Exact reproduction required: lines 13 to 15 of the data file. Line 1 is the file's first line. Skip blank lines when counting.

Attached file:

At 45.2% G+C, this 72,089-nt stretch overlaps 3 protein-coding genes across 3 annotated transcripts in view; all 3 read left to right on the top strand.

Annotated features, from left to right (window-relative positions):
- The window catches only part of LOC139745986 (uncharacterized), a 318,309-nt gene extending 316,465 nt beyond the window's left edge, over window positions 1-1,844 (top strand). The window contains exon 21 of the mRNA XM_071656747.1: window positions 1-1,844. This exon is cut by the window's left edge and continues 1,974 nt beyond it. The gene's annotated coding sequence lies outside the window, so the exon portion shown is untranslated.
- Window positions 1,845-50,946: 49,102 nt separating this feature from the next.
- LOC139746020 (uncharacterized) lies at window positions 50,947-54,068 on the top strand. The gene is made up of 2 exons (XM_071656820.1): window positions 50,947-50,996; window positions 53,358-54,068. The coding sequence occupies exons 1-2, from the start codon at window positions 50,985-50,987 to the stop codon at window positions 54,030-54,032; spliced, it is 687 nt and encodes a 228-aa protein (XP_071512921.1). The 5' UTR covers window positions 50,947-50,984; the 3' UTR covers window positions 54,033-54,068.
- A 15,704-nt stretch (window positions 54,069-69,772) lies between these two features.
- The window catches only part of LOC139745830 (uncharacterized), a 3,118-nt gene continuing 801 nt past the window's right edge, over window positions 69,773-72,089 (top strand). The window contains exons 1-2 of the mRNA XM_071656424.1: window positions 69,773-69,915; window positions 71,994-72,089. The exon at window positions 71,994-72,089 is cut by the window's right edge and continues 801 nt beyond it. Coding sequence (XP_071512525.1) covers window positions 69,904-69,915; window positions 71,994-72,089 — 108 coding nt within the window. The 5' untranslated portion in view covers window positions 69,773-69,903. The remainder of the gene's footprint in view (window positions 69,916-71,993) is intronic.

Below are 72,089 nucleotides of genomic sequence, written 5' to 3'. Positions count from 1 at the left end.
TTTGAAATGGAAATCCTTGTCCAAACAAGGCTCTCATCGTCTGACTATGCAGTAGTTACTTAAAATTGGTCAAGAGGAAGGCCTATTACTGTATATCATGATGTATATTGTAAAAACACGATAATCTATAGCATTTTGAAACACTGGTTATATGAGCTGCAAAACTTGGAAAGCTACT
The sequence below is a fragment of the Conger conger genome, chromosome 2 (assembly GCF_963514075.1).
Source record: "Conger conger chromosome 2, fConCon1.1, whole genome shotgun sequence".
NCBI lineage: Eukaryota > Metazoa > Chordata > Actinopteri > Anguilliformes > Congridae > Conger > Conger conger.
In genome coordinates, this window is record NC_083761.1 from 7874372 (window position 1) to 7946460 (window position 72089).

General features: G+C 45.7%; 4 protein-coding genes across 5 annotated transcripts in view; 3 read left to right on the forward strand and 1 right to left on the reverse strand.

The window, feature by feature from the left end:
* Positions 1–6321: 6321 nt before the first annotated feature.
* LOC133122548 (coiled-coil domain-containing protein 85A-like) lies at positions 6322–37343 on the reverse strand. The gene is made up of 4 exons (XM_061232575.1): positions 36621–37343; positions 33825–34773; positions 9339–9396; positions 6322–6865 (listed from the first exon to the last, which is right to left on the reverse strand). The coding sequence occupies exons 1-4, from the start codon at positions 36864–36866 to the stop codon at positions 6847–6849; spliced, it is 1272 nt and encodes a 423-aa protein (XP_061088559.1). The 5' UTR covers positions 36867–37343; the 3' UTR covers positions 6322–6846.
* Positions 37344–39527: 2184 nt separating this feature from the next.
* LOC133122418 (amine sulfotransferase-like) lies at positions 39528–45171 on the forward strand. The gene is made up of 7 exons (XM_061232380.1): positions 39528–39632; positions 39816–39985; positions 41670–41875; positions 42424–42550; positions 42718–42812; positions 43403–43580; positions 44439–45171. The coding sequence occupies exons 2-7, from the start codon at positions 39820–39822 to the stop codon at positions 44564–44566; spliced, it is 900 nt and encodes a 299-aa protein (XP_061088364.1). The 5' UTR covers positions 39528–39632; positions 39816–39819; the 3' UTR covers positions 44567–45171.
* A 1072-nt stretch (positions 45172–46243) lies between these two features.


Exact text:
In genome coordinates, this window is record NC_083761.1 from 7874372 (window position 1) to 7946460 (window position 72089).

General features: G+C 45.7%; 4 protein-coding genes across 5 annotated transcripts in view; 3 read left to right on the forward strand and 1 right to left on the reverse strand.

The window, feature by feature from the left end: